Psychological and emotional aspects are paramount in this kind of mission. Martin Roumain, the Health and Safety Officer and biomedical researcher, evaluated the impact of confinement by monitoring short-term memory and reflexes throughout the mission. He also studied the accelerated degradation of drugs by the Martian environment using a spectrophotometer (Figure 2). This device has also been used by Maximilien Richald, chemist and Crew Commander of this mission. Maximilien focused on the chemical profile of Martian soil in view of an eventual use in agriculture. Food self-sufficiency being essential for long duration space missions, Mario Sundic, botanist and GreenHab Officer, has designed a vertical hydroponic system, reducing the water needs thanks to this closed circuit. Frédéric Peyrusson, Crew Biologist, tested the benefits of hydrogels on plants growth. Moreover, he studied the ability of known bacteria to resist to a harsh environment and figured out the biocompatibility of terrestrial life on Mars. Our second Biologist, Ariane Sablon (Figure 2), isolated fermentating bacteria from human saliva in view of making possible the preparation of sourdough bread in situ. Bastien Baix, the Crew Engineer, created a self-made 3D-map of the station and its surroundings using an aerial drone. Our physicist and Crew Astronomer Sophie Wuyckens, also contributed to terrain analysis by setting up a method based on cosmic radiations measurements (Figure 3). She was also in charge of the Musk Observatory. All these experiments needed to be perfectly coordinated. That was the role of Michael Saint-Guillain, the computer scientist and Executive Officer, who designed an algorithm that helped the scheduling of the various experiments conducted by the crew members.

Figure 3: Sophie Wuyckens working on her muon detector, inside the RAM module.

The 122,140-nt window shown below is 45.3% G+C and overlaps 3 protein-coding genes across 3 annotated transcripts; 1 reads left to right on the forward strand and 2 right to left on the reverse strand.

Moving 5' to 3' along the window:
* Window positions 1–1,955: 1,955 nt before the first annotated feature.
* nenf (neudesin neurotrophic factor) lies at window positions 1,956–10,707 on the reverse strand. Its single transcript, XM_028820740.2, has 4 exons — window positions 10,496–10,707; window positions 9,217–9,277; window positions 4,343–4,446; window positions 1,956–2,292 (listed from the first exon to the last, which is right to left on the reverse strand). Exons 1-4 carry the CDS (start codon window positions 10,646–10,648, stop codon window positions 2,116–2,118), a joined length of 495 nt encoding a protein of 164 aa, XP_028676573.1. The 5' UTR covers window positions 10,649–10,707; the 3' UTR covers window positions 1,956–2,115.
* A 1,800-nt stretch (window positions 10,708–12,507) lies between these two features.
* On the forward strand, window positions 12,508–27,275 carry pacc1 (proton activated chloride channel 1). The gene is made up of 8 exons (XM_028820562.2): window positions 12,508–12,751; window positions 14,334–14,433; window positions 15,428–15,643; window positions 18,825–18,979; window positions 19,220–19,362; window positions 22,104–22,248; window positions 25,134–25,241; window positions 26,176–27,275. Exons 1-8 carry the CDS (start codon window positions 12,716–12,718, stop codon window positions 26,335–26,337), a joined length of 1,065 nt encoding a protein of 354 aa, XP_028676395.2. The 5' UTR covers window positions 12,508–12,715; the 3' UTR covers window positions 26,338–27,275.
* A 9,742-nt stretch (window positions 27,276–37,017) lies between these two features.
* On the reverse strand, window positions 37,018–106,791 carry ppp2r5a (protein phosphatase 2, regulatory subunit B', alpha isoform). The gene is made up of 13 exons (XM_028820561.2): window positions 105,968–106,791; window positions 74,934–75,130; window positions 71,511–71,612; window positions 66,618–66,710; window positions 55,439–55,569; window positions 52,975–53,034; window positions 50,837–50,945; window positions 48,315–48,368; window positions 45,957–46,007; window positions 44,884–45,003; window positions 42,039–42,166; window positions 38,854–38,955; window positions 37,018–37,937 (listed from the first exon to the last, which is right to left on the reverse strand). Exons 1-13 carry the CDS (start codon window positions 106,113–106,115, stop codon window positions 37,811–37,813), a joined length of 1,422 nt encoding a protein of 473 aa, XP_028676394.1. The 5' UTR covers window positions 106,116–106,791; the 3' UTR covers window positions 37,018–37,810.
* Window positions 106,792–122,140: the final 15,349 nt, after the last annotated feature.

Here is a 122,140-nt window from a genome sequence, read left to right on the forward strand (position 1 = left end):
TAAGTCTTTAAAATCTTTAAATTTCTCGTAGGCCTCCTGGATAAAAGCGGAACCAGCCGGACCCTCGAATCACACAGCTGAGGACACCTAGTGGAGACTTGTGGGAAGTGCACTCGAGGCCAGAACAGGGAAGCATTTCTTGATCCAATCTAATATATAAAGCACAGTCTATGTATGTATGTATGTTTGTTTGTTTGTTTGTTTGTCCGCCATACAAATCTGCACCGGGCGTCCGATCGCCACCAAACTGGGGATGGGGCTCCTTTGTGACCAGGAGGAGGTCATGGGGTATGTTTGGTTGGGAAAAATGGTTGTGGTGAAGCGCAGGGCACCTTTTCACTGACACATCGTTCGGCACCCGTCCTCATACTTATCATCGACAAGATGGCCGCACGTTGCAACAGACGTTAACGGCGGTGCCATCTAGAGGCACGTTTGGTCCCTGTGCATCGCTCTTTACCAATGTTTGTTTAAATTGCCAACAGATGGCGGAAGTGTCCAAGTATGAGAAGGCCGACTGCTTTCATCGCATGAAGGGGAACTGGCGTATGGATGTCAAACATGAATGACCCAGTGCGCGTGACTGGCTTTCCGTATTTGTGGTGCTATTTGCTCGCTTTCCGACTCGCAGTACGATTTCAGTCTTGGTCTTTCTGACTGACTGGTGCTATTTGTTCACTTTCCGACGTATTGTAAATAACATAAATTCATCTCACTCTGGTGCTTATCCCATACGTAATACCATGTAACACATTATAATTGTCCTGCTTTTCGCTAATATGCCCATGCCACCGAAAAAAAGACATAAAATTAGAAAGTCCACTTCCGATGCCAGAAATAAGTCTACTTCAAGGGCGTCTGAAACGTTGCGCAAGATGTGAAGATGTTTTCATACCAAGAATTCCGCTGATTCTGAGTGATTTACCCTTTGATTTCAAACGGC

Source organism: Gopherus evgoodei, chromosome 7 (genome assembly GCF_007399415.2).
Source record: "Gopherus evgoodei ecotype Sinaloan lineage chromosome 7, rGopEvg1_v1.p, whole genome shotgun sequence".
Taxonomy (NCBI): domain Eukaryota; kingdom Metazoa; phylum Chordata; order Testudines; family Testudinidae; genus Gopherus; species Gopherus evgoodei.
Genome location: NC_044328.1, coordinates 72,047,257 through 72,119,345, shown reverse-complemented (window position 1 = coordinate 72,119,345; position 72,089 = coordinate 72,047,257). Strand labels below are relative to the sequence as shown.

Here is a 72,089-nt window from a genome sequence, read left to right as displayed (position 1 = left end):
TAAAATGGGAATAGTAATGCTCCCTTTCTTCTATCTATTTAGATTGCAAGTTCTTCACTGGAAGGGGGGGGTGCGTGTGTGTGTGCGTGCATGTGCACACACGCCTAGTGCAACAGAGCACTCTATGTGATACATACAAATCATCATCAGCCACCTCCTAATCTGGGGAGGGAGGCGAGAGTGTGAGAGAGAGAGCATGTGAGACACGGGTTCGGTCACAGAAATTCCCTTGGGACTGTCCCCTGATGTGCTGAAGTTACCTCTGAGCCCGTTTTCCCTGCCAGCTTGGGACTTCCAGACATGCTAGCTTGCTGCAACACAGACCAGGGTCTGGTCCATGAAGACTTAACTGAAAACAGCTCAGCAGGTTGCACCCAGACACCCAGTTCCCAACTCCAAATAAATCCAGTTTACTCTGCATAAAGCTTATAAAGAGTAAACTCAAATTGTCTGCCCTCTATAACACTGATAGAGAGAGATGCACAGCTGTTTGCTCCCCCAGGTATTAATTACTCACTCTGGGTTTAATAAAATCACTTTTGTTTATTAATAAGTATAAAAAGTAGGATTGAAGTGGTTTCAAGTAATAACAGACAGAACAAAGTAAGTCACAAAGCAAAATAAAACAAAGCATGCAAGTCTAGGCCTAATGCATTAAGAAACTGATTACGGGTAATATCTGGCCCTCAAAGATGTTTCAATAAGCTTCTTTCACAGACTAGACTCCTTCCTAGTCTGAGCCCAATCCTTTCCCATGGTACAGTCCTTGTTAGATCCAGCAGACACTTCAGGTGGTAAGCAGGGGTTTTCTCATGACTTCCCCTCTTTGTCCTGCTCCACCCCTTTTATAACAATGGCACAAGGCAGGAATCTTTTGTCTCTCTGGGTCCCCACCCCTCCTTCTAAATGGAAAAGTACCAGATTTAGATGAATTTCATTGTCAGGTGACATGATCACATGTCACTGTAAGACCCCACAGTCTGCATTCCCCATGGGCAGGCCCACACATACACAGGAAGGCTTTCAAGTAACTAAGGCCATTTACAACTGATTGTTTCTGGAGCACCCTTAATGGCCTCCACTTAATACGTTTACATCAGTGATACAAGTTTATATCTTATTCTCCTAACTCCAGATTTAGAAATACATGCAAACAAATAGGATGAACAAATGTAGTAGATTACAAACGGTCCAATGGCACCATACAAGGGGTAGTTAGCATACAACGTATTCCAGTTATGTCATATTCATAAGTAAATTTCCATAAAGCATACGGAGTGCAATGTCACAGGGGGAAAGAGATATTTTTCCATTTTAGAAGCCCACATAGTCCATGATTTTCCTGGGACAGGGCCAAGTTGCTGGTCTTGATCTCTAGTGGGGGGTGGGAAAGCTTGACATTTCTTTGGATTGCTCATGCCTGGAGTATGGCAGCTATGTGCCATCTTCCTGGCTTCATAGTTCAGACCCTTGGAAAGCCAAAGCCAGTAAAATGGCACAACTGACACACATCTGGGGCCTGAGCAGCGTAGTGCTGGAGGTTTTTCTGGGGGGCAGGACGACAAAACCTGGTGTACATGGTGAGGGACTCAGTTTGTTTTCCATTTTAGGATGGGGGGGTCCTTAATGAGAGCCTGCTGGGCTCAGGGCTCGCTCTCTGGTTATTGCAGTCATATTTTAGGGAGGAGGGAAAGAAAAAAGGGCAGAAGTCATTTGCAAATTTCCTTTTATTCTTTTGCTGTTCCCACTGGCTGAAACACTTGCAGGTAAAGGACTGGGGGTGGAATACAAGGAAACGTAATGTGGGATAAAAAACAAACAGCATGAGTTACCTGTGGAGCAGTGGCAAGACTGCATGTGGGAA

Besides the experiments, extravehicular activities (EVAs) required a significant amount of time. Of critical importance for some experiments, the EVAs also revealed a positive impact on the mental of the entire team and unique opportunities to contemplate the scenic martian landscape.

TEAM MANAGEMENT

Even though we stayed only a couple of weeks, such a mission requires sound organisation and systematical rescheduling. At the center of our eight people crew, the commandant Maximilien Richald had the hard responsibility of managing the entire team in a holistic way, dealing with all dimensions of the mission : experiments, housework, social behavior… Which had to be discussed during daily team meeting (Figure 4).

Coordination of the scientific operations (including EVAs, manipulations in the ScienceDome, solar observations, homework) had been closely monitored by Michael Saint-Guillain. At the end of each day, just before the CapCom, the scientific outcomes were used as input to the scheduling algorithm which was then used to recompute a schedule for the rest of the mission.

HOUSEWORKING

As part of a large team enclosed in a quite small living space, we all recognized the critical importance of well-balanced houseworking. The time required for meal preparation should not be underestimated, as we are cooking with unusual freeze-dried ingredients, which, by the way, did not prevent us from cooking some masterpieces (Figure 5) !

 

SOCIAL ACTIVITIES

Last but not least, it is worth to mention that social activities definititly contributed to the success of the mission. Even with the best team composition, maintaining a good mood is not trivial and has a significant impact on the global outcomes of the mission. Fortunately, the Mars Society staffed the MDRS with a few interesting games, as the one we played on Figure 6 (left). On the right in Figure 6, we even observe a singular birthday event, quite uncommon on Mars !


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Where should I study about robots?